Yeah, I mean I did do some backing vocals on this record. But yeah by the time I think we actually were recording this record, and because I had only just joined the band and wasn’t part of the demo sessions, I think Kele and Russell had a really clear vision already, and so my goal was just to help them. And to see their vision comes to fruition in the best way possible, and help them with the parts I’m able to help them with. In the future certainly yeah (I will contribute more). We’ve already been working together and writing for quite a bit. Now with Louise as a part of the band, that’s been much more cooperative. I’m not subject to changing or reinterpreting a part that Gordon did. Hopefully, I certainly can contribute more than I have, but they do say less is more! Definitely, I will contribute when necessary.

After two breaks for the band, it’s nice to hear something positive going forwards.

Yeah, coming from the band background I have, I certainly understand what it can be like to be in a band with that culture and environment and having people not get along. I know how unpleasant it can be. Having that energy slowly ruined is not a nice band to be a part of, and for the fans. But now we are good. The band, the label, the management – we are pretty good.


Do you have a favourite record or song before Hymns, as someone who wasn’t in the band until last year?

Yeah, I’d never heard their Nextwave Session EP. I’d never heard that, so I had to learn how to play Ratchet. And then when I heard Ratchet I was like “this is such a great song”, so that quickly became one of my favourites of their back catalogue.

Is that in terms of playing, or purely just liking the song?

Both! I really like the song and it’s a fantastic bass part and the chorus is really interesting to me musically. That’s my favourite song to play, probably. I have a soft spot for that as I’d never listened to it when it came out so I’ve played it the most. I hadn’t heard much from Four either, I kinda lost track – not lost track, but was busy doing other things. I didn’t hear much of that album at all until afterwards. It took me a while to get into it, but there’s some really cool stuff happening on that album. I hope that answers your question!


It does, it answers it quite well! You mentioned learning the back catalogue – can you just pick a song and play it, or are there 20 odd rehearsed songs that you pick from to play in a set?

Yeah, we certainly don’t know how to play every song off every album. But we play quite a few at this point. There’s probably 30 songs that we are able to play. It’s nice, too, as we change the set up every night so far. The set order at least, maybe not the songs. There’s different encores each night, and different songs each night. It keeps it fresh. For example, Mercury was debuted last night, and that was the saxophone song.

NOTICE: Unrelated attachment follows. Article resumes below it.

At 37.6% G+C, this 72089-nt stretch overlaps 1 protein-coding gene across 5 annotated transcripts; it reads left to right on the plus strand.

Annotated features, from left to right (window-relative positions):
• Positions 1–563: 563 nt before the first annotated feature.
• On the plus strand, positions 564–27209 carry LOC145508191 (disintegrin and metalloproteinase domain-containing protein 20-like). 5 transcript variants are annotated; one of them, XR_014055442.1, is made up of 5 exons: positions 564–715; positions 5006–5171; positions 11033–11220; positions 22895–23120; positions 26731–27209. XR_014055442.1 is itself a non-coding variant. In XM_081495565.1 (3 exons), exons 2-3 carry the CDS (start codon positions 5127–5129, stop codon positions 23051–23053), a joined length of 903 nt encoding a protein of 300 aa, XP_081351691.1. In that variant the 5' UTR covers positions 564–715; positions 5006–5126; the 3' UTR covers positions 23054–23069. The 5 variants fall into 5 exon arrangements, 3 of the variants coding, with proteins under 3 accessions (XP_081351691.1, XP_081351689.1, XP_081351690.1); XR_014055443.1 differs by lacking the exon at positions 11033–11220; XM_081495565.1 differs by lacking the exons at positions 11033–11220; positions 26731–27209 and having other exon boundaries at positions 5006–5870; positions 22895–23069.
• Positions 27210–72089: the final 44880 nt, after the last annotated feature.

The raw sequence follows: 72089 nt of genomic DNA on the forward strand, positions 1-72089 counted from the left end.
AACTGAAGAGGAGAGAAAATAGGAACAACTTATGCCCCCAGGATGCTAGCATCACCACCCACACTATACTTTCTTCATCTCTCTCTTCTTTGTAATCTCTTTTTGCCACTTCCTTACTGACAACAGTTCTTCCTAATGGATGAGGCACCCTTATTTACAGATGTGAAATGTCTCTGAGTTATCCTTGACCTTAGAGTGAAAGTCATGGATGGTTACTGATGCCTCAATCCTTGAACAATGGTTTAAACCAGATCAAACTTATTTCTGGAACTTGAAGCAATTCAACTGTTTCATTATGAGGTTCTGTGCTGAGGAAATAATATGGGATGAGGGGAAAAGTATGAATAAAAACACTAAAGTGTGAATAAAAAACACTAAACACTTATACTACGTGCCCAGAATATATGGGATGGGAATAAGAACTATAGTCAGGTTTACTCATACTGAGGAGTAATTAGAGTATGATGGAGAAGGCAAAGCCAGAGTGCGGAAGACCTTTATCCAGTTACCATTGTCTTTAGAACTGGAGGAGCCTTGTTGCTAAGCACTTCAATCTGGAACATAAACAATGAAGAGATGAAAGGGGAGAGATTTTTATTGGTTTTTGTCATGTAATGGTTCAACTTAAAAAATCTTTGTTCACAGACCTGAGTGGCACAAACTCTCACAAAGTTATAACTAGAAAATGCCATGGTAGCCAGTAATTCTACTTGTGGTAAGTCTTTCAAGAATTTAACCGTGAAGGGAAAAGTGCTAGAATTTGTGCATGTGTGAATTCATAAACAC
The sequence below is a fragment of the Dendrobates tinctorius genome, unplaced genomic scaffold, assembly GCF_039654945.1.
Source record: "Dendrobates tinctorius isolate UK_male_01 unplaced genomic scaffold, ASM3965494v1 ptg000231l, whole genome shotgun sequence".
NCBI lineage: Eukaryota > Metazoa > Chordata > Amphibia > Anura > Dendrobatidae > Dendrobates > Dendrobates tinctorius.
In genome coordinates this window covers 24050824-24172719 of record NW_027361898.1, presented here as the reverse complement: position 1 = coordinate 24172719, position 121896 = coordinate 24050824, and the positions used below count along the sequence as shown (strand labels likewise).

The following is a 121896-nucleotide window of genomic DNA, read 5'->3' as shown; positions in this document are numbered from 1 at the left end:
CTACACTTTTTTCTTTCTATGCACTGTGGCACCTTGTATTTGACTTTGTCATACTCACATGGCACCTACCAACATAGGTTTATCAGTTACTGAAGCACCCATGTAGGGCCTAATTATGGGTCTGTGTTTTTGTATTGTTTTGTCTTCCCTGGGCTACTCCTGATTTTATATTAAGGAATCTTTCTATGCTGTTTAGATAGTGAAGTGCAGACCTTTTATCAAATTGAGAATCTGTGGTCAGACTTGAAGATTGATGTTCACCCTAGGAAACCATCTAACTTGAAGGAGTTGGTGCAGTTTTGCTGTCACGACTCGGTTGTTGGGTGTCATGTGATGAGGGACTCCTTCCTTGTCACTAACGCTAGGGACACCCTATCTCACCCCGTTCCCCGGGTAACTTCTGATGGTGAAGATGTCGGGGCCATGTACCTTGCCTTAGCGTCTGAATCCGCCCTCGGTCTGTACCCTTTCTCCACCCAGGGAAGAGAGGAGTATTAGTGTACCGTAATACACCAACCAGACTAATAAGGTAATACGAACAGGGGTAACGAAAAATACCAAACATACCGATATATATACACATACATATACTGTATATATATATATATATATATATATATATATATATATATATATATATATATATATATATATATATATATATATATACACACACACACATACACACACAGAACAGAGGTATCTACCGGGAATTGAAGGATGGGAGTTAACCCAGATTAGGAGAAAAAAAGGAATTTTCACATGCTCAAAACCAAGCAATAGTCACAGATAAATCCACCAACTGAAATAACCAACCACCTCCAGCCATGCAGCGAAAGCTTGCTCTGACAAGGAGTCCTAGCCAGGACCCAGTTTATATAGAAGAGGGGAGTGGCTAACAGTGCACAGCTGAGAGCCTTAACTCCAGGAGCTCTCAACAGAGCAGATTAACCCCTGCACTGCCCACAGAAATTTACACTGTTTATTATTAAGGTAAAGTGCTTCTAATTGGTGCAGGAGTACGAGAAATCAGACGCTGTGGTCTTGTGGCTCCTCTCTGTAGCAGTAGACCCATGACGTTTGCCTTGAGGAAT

How did that work out?

Good, I think, from what I remember. So that song is off Intimacy, and we hadn’t been playing more than three songs off that record. That was the record that my band was opening for them on that tour. For their Intimacy tour, so I remember hearing all those songs live back in the day. I loved them – I loved Ares live. Mercury live, that’s also great as a song, so why don’t we play more of those? And then it was the whole “you play saxophone don’t you Justin? Maybe we can get that horn part for real”.

I know you haven’t been in Bloc Party for too long just yet, but it’s fair to say the band has quite a variety in its back catalogue. Ranging from heavy moments in something like Kettling or R’n’B and Gospel on the new album, so what makes Bloc Party, Bloc Party?

Ooh, erm… that’s a good question! I think, from what I understand, Kele and Russell were the founders initially before Matt and Gordon joined. They created a sound together that I think is Bloc Party. But it still is Bloc Party, as Kele and Russell are the heartbeat of Bloc Party. Of the band, they are obviously the two original remaining members. So yeah, without them obviously, say had it been the other way round and Kele and Russell quit. If it was just Matt and Gordon, I’m not sure that would be Bloc Party. That’s not really for me to comment on. I don’t want to get into the politics of it, but I think they’re still Bloc Party. It seems like the driving force had to be Kele and Russell and cannot sit still and they kept writing stuff and wanted to keep the band going. I think thoughtful music is what makes Bloc Party, Bloc Party.


I’d settle on that, too! Thank you very much for your time, and best of luck with the rest of the tour and the album!

Thank you!


Bloc Party’s new album ‘Hymns’ is out now.

The Verse Staff